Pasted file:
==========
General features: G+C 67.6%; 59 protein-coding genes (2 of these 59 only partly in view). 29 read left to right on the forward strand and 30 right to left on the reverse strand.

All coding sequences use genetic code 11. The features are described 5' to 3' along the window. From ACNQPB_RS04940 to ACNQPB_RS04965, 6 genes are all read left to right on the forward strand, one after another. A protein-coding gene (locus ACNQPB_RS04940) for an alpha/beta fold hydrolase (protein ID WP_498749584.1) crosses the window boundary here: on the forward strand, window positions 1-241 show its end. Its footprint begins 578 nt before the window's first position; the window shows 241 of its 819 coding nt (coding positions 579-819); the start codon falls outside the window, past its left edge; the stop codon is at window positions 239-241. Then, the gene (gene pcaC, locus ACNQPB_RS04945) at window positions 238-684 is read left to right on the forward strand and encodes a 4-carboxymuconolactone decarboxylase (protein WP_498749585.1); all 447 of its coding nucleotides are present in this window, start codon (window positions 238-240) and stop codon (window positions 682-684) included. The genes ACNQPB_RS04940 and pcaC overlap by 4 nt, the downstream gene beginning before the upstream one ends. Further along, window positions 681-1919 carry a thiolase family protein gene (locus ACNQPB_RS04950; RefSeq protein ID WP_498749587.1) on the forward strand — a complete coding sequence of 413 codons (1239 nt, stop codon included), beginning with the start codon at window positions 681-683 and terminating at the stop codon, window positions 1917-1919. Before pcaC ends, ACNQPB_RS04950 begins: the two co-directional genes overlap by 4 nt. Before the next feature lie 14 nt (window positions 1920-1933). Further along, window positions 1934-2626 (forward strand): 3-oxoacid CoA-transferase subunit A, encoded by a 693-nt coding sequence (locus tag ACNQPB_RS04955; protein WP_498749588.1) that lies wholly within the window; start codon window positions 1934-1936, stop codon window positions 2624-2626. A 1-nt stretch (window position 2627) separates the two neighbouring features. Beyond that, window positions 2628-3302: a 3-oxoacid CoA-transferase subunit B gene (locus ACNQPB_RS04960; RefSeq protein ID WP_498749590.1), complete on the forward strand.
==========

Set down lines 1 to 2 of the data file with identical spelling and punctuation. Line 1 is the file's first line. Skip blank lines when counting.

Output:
General features: G+C 67.6%; 59 protein-coding genes (2 of these 59 only partly in view). 29 read left to right on the forward strand and 30 right to left on the reverse strand.

All coding sequences use genetic code 11. The features are described 5' to 3' along the window. From ACNQPB_RS04940 to ACNQPB_RS04965, 6 genes are all read left to right on the forward strand, one after another. A protein-coding gene (locus ACNQPB_RS04940) for an alpha/beta fold hydrolase (protein ID WP_498749584.1) crosses the window boundary here: on the forward strand, window positions 1-241 show its end. Its footprint begins 578 nt before the window's first position; the window shows 241 of its 819 coding nt (coding positions 579-819); the start codon falls outside the window, past its left edge; the stop codon is at window positions 239-241. Then, the gene (gene pcaC, locus ACNQPB_RS04945) at window positions 238-684 is read left to right on the forward strand and encodes a 4-carboxymuconolactone decarboxylase (protein WP_498749585.1); all 447 of its coding nucleotides are present in this window, start codon (window positions 238-240) and stop codon (window positions 682-684) included. The genes ACNQPB_RS04940 and pcaC overlap by 4 nt, the downstream gene beginning before the upstream one ends. Further along, window positions 681-1919 carry a thiolase family protein gene (locus ACNQPB_RS04950; RefSeq protein ID WP_498749587.1) on the forward strand — a complete coding sequence of 413 codons (1239 nt, stop codon included), beginning with the start codon at window positions 681-683 and terminating at the stop codon, window positions 1917-1919. Before pcaC ends, ACNQPB_RS04950 begins: the two co-directional genes overlap by 4 nt. Before the next feature lie 14 nt (window positions 1920-1933). Further along, window positions 1934-2626 (forward strand): 3-oxoacid CoA-transferase subunit A, encoded by a 693-nt coding sequence (locus tag ACNQPB_RS04955; protein WP_498749588.1) that lies wholly within the window; start codon window positions 1934-1936, stop codon window positions 2624-2626. A 1-nt stretch (window position 2627) separates the two neighbouring features. Beyond that, window positions 2628-3302: a 3-oxoacid CoA-transferase subunit B gene (locus ACNQPB_RS04960; RefSeq protein ID WP_498749590.1), complete on the forward strand.